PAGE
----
Tuesday, May 8, 2018

It's Not Even Past #20 - The Crisis of What is Art Part 4 - Ubiquity - Beginning

What a miraculously charmed life your faithful podcaster seems to lately lead. Just in the past few weeks, West Side Story in Houston and Candide in Washington, and in between, four performances of Mahler symphonies in New York by two of Europe's greatest orchestras and a live Hamlet from the Royal Shakespeare Company - and only one dud performance among them all. To say nothing of trips to galleries he's never experienced before and the first ever experience of Rothko Chapel, and an upcoming conference of new music in Boston, doubtlessly with lots of highly skilled performers. While at Lincoln Center for the Mahler, he very briefly, for one sentence each, met Tony Kushner and Salman Rushdie and Wallace Shawn, and he saw Bjork, but in the face of a star that big, his confidence completely left him and he found himself unable to approach the Icelander in the raggedy pink dress.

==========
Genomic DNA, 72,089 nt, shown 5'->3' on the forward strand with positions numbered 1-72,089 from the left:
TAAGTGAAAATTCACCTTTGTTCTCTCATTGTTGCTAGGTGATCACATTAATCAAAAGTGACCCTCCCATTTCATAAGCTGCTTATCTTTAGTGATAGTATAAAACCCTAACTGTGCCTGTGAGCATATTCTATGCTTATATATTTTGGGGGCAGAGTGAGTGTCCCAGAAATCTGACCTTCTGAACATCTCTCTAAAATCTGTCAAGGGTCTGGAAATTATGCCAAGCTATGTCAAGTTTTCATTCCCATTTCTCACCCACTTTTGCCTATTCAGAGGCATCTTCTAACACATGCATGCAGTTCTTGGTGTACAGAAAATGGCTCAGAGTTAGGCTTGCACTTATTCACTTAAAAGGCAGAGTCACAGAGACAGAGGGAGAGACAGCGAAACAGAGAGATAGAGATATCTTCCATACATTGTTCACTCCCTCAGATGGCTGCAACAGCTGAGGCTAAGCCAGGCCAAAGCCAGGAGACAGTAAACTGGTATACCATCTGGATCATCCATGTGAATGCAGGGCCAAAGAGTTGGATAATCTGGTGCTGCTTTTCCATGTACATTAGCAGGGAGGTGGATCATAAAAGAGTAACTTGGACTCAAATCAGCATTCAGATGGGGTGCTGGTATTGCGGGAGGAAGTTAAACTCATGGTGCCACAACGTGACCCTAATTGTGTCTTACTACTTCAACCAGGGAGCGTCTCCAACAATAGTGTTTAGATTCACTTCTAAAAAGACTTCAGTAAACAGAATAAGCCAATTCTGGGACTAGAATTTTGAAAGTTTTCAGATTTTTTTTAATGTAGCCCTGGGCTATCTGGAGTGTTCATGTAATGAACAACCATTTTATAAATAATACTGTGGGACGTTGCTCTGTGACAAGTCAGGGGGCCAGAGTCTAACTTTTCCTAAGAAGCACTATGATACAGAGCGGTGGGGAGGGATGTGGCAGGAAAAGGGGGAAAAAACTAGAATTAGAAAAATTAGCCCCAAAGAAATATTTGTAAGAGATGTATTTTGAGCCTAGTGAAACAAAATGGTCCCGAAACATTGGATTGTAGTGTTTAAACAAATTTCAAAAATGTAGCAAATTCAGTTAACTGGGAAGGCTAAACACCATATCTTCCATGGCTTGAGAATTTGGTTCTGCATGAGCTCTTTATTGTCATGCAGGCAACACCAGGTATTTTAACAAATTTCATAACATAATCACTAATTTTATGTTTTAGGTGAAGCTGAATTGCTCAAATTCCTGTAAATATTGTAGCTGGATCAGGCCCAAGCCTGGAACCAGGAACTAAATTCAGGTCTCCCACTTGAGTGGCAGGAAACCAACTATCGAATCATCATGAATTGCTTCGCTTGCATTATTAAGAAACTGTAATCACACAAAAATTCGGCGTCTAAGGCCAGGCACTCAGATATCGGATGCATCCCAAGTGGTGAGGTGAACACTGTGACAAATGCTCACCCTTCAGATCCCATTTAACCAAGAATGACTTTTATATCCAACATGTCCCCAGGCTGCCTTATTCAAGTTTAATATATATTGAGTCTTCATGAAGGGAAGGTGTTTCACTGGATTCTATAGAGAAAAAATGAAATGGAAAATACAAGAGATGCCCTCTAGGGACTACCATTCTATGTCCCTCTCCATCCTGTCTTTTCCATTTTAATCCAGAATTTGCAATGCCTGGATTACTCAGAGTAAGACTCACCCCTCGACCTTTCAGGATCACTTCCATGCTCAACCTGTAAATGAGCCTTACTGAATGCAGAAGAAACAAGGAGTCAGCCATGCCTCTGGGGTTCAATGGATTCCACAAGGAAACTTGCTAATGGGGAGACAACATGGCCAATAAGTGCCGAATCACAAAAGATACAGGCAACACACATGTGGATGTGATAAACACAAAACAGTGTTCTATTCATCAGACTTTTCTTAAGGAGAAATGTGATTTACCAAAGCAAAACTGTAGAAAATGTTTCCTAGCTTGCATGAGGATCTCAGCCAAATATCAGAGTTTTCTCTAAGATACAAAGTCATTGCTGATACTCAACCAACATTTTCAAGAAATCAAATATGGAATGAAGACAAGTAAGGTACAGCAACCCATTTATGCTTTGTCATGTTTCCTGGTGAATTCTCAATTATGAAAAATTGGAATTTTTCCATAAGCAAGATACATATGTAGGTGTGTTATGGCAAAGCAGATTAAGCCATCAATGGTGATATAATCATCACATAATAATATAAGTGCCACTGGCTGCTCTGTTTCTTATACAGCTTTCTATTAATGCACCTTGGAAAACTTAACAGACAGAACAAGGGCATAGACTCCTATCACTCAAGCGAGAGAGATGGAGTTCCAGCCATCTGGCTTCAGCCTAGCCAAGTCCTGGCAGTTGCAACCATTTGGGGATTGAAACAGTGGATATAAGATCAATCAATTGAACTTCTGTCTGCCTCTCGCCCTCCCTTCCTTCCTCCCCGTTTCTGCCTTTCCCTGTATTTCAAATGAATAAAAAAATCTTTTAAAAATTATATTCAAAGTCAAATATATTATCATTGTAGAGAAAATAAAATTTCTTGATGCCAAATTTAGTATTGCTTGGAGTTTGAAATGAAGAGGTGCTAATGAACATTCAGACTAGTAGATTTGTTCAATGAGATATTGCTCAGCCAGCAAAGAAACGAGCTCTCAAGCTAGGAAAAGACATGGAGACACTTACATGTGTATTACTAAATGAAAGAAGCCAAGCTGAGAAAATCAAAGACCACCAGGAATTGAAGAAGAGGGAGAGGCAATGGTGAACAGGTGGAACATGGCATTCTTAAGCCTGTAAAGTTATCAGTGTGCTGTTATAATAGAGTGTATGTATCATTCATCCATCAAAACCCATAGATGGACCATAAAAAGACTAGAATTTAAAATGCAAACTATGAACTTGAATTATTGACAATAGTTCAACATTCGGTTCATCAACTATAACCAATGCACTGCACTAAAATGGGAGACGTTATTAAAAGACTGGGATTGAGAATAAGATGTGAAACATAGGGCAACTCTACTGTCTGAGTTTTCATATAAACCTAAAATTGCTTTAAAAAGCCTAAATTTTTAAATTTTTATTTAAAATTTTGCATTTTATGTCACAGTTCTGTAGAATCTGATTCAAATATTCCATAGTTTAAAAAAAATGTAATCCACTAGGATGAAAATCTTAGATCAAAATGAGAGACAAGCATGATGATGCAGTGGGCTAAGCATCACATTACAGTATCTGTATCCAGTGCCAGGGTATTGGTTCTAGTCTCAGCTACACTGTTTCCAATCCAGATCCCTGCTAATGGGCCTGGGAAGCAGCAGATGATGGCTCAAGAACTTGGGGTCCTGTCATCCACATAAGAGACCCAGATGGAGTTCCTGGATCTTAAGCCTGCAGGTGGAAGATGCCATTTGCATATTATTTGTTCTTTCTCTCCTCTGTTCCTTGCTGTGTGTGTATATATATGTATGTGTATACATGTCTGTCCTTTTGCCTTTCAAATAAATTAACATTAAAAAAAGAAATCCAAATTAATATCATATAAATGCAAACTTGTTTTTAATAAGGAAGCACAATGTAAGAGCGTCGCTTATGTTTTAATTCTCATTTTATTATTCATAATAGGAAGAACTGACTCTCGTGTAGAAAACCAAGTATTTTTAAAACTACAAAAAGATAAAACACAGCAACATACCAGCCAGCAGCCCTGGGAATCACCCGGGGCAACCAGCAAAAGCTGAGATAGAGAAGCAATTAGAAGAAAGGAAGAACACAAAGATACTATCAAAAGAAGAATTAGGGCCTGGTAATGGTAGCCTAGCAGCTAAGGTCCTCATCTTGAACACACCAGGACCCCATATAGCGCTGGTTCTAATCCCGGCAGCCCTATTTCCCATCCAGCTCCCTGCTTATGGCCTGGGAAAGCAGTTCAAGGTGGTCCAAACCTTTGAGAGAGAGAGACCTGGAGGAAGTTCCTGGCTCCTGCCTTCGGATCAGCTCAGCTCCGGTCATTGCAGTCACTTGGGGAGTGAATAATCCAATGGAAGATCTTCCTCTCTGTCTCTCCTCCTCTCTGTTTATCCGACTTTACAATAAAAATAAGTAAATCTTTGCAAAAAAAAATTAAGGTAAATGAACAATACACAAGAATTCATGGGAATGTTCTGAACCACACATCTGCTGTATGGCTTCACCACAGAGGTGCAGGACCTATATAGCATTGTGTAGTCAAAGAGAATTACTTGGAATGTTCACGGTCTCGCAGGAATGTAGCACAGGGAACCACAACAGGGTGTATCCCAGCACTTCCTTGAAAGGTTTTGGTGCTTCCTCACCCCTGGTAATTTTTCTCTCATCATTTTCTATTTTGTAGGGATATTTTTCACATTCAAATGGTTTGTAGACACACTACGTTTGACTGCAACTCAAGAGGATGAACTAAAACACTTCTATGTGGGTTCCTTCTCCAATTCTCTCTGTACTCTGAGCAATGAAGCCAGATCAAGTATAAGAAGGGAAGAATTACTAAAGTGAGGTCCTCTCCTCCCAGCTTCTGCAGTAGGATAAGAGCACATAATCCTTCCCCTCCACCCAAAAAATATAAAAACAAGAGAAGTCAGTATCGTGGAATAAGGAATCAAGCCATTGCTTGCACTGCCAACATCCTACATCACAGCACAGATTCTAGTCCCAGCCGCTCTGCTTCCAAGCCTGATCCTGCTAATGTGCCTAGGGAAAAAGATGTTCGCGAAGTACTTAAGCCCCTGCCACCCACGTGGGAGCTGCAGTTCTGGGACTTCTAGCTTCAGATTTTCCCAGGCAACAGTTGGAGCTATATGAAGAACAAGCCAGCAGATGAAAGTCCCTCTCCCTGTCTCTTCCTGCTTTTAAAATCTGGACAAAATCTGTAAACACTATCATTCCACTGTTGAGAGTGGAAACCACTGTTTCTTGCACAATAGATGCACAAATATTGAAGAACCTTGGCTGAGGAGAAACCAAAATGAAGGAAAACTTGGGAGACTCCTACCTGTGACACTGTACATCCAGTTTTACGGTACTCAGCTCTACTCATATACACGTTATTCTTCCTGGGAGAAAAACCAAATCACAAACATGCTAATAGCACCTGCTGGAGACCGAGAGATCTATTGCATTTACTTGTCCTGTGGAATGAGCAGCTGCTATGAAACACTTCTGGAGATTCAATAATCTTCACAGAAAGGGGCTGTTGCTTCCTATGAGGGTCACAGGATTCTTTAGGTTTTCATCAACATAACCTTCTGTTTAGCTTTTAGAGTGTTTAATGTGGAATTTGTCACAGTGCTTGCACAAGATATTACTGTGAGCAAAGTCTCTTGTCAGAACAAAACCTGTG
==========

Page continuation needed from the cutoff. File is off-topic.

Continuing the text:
His wallet will be spending the summer convalescing in a hospital bed from this surfeit of worthy performances of great works of art; one after the other coming at him seemingly as commonly as street signs from a car. So many great nights in various theaters and halls that he begins to wonder if the brain begins to shut down in the face of all this enlightenment. How can anyone possibly keep their perceptions sharp when it's one performance of cosmic insight in a theater after another after another - in the face of all this genius, spectacularly rendered, the problem is no longer the performance, the problem is you, no human brain can properly take in this much quality without the context of mediocrity to remind you how extraordinary is what you're experiencing. Every performance is a miracle, probably each of them is the result of more than a million of hours of practice logged between all of its various collaborators, and while you objectively know that what you're experiencing is aesthetically cosmic, you find yourself distracted and no longer able to appreciate so much quality properly. It's precisely because the human mind is built for for ordinary that make extraordinary experiences extraordinary.

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